Utah congressman is foe of buying anthrax buildingCompiled from Times wires
© St. Petersburg Times
published February 12, 2003
BOCA RATON -- A Utah congressman wants to block the government purchase of the anthrax-tainted building owned by the publisher of the National Enquirer.
Republican U.S. Rep. Chris Cannon mocked the planned purchase in a recent letter to his House colleagues, headlined, "Uncle Sam Gives National Enquirer $20 Million Bail Out."
The building, owned by American Media Inc., was the site of the nation's first anthrax attack and has remained under quarantine since October 2001. Photo editor Robert Stevens was the first of five people to die nationwide in the anthrax attacks.
U.S. Rep. Clay Shaw, R-Fort Lauderdale, and Democratic Sen. Bill Nelson of Florida recently proposed that the government buy the $10-million building for $1, then foot the cleanup bill. The cost could run anywhere from $10-million to $100-million.
Cannon said the purchase would set a "terrible precedent."
Some members of Florida's congressional delegation fired back that the building threatens the public's health because it could release deadly anthrax spores into the air if it is struck by a hurricane or fire.
A spokeswoman for Shaw said the private sector isn't equipped to handle the cleanup of a bioterrorism attack, so the federal government must take responsibility.
Robbery suspect killed after multicounty chase
INTERCESSION CITY -- A man believed to have robbed an Orlando area grocery story was fatally shot by an Osceola County sheriff's deputy after a multicounty chase Tuesday, authorities said. A second man was captured.
The pursuit began after two men robbed a Winn-Dixie grocery store in southwest Orange County, sheriff's spokesman Jim Solomons said.
Osceola deputies pursued the car through Osceola County into Polk County on Interstate 4.
The suspect was shot about 3:30 p.m. on County Road 54 in northeastern Polk County, said Michal Shanley, a Polk sheriff's spokeswoman.
The suspects were not immediately identified, nor was the officer who fired the fatal shot.
Man says argument led to orange grove slaying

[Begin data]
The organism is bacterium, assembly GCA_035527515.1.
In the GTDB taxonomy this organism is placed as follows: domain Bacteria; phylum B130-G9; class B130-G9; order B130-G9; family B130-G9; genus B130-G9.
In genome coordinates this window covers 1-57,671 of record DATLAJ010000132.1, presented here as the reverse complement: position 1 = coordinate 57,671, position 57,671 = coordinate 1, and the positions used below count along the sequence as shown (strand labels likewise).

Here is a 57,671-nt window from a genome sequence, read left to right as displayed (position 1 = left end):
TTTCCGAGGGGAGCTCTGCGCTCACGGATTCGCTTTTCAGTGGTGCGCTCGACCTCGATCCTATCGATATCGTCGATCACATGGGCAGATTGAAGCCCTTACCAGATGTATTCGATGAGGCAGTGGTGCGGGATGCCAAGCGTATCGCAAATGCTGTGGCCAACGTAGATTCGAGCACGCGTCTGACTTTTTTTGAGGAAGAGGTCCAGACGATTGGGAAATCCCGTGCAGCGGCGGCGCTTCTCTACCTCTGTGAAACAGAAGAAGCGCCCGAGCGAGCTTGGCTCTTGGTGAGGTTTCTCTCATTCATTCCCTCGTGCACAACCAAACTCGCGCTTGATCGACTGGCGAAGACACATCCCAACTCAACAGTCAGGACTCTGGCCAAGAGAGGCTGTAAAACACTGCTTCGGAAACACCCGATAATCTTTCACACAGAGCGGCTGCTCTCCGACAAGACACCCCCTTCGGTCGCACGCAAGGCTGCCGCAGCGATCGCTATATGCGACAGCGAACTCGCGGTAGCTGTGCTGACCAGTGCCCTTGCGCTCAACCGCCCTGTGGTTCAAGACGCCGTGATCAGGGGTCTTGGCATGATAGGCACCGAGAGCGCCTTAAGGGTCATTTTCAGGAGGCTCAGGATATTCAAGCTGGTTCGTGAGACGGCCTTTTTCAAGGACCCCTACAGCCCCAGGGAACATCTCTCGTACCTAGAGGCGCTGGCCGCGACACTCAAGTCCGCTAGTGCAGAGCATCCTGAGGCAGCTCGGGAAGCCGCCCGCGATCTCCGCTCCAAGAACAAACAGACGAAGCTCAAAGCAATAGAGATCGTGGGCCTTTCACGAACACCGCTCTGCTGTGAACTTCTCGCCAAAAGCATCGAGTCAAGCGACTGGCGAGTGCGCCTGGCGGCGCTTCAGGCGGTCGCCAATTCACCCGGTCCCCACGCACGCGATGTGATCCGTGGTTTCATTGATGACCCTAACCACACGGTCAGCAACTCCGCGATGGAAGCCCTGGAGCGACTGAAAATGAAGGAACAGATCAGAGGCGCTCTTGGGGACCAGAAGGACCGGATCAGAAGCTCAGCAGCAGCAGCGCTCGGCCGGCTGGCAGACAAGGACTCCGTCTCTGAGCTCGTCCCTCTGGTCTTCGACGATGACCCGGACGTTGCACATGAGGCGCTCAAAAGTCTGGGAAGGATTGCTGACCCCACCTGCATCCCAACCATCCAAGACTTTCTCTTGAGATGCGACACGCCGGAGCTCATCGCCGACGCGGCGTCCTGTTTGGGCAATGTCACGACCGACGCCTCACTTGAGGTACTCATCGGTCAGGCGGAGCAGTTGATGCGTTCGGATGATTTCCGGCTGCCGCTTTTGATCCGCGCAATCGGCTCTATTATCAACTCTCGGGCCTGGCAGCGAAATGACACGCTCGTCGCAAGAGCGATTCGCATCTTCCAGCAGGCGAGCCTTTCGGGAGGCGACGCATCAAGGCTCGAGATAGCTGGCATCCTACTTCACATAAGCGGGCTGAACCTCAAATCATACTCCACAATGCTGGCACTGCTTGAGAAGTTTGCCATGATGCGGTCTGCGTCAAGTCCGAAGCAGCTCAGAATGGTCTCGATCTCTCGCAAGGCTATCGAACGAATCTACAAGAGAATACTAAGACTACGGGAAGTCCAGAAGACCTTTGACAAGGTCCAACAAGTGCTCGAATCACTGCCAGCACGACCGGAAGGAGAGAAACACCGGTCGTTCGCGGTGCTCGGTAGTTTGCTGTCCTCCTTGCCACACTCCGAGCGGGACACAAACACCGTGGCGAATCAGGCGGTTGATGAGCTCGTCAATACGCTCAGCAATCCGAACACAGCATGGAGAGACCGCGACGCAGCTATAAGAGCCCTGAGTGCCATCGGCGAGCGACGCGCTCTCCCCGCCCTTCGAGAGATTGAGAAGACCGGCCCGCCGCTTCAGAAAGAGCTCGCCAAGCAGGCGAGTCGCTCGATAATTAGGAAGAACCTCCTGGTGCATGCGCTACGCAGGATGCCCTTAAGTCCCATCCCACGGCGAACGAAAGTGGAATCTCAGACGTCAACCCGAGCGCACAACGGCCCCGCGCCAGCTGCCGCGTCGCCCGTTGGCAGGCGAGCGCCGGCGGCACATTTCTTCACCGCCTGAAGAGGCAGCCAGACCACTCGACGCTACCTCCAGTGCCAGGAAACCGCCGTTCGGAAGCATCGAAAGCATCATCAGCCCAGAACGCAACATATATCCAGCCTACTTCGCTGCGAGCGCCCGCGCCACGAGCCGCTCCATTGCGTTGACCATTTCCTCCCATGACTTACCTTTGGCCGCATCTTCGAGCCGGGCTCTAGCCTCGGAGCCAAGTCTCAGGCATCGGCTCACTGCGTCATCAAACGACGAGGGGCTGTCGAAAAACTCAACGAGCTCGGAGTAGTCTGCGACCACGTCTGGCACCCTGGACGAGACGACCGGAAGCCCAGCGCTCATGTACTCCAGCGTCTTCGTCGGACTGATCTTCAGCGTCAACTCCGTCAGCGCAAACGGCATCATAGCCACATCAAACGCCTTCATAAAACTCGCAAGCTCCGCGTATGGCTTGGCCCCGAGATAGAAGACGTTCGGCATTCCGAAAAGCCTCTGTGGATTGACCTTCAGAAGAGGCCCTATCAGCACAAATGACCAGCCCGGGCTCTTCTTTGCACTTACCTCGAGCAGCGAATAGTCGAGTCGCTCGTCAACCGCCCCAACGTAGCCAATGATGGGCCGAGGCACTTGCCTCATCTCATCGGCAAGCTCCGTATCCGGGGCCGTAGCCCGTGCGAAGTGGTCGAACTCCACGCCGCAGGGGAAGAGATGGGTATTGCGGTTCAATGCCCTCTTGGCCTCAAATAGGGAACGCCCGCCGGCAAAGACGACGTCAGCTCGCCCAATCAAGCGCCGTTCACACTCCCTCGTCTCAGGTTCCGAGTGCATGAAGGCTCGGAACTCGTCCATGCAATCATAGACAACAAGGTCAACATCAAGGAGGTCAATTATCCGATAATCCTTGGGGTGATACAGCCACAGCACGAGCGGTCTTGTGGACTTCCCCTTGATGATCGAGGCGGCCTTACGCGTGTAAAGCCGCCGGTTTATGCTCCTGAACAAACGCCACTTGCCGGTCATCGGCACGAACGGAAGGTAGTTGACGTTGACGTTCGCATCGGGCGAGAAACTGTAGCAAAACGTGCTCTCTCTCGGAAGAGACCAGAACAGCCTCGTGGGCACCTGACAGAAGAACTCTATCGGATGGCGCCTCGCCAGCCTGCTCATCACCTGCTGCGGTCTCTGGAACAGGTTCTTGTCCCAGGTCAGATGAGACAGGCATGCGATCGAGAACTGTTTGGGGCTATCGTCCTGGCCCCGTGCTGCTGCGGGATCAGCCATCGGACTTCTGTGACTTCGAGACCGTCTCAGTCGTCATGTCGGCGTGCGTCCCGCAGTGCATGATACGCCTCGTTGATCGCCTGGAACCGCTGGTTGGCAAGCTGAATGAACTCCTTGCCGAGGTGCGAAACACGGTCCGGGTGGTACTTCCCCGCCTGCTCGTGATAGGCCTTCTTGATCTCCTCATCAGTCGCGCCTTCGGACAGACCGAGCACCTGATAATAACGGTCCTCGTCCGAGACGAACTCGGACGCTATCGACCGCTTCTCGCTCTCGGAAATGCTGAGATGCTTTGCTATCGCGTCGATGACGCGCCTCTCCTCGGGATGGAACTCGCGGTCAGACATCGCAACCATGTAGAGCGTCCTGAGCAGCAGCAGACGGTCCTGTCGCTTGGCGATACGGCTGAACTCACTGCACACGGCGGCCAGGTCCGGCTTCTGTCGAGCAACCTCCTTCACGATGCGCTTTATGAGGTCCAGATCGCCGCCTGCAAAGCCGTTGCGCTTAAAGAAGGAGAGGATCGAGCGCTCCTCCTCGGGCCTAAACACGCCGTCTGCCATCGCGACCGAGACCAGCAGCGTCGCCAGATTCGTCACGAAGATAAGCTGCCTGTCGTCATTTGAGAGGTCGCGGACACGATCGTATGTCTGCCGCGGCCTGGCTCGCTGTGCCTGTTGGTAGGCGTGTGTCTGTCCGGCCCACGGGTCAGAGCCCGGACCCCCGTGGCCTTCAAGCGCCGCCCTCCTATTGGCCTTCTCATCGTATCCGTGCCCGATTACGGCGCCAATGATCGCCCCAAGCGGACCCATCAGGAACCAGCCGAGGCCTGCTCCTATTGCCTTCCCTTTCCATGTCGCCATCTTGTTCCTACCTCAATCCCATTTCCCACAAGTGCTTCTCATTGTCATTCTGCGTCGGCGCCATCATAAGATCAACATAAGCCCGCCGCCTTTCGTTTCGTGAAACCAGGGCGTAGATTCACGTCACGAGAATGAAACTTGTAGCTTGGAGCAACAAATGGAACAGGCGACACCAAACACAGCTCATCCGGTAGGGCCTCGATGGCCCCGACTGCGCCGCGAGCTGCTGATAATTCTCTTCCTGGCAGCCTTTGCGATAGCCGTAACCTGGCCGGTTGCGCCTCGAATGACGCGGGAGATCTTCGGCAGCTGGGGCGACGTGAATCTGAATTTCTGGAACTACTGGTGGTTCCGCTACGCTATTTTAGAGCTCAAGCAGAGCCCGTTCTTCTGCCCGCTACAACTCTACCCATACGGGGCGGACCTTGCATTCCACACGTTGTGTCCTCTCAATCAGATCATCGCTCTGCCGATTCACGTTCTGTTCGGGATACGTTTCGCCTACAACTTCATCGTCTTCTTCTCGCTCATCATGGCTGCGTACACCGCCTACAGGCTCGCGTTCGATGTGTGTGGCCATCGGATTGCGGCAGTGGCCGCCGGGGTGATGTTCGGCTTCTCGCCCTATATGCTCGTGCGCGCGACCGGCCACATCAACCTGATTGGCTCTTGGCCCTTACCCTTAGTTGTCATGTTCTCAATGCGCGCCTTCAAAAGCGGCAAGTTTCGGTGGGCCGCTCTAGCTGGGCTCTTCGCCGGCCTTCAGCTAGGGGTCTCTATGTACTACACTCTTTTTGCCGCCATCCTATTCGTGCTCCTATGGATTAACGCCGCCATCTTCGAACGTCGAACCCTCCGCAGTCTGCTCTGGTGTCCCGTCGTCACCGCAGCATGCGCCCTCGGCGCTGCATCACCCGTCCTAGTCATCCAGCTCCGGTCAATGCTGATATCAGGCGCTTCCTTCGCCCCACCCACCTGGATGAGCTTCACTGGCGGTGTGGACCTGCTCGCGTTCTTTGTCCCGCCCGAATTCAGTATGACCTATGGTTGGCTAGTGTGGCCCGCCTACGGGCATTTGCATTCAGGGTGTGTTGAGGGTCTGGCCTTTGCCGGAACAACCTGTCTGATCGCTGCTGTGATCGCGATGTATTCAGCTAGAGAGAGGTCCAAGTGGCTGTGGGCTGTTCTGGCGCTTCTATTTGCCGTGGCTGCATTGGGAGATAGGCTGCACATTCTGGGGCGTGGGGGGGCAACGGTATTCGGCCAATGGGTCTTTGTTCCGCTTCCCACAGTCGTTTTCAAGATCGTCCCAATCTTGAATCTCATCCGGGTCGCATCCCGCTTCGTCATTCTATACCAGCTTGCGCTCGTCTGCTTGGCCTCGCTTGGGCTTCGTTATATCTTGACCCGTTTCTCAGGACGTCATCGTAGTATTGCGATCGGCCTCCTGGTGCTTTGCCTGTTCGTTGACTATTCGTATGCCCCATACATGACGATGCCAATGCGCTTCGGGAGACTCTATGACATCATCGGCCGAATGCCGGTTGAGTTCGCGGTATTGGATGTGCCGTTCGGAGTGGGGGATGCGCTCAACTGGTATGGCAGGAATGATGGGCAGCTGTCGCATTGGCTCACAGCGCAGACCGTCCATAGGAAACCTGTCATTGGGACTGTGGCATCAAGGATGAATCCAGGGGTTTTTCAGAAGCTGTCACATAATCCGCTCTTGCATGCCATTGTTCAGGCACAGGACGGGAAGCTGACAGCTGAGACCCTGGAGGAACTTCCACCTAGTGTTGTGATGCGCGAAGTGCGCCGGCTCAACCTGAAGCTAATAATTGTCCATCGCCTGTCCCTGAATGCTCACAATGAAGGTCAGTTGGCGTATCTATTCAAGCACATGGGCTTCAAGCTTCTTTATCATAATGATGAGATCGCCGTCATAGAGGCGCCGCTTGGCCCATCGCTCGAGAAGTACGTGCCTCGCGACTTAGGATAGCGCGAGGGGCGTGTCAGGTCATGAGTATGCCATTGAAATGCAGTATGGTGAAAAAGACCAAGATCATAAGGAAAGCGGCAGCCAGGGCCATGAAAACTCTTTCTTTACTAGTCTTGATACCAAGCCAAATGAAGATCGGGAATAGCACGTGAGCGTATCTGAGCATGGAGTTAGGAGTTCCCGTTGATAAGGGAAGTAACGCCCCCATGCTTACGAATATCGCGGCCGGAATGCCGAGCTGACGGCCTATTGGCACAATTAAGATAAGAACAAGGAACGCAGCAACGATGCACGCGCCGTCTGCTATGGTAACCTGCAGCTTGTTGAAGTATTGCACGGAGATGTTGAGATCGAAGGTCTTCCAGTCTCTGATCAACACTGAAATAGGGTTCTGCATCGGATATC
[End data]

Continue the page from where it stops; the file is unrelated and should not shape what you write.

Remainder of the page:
WINTER HAVEN -- One man is under arrest and another is being sought in the slaying of a man whose body was dumped in a Polk County orange grove.
Roger Allan Ganley, 26, was charged Monday with first-degree murder and an arrest warrant was still out Tuesday for William Raymond Parker Jr., also 26. They and the victim, John Weldon Hodge, 51, all were from Bradenton.
Investigators said Ganley said he, Parker, Hodge and Fred Arm, 45, had met at a soup kitchen in Bradenton and were riding in Hodge's car, with Parker driving, to Orlando Saturday. Ganley said he got angry when Hodge made a sexual comment about a person in Ganley's family, and he ordered Parker to exit Interstate 4 onto Old Polk City Road. They stopped beside an orange grove. All but Arm got out of the car, and Ganley said Parker and he attacked Hodge.
According to Ganley's account, Hodge died after being struck repeatedly in the throat with a jack, stabbed several times with scissors, choked with Parker's belt and struck several times in the head with a rubber mallet. They left the body in the orange grove.
About 2 a.m. Sunday, Ganley and Arm approached an Orange County deputy at an Orlando gas station and reported the slaying. Parker had left them.
Polk authorities found Hodge's body about 7 p.m. Sunday in the grove between Auburndale and Polk City.
Polk sheriff's spokeswoman Carrie Rodgers said Arm did not see or participate in the killing.
Missouri professor will be new UF law dean
GAINESVILLE -- A University of Missouri professor was named to replace Jon Mills as dean of the University of Florida's law school, effective July 1.
Robert Jerry, 49, has taught at Missouri since 1998. He taught at the University of Kansas law school from 1981 to 1994, serving as dean the last six years.
Mills announced last year that he would step down as dean of the Fredric G. Levin College of Law. He will stay on the faculty.
-- Information from the Associated Press, the Ledger and the Bradenton Herald was used in this report.
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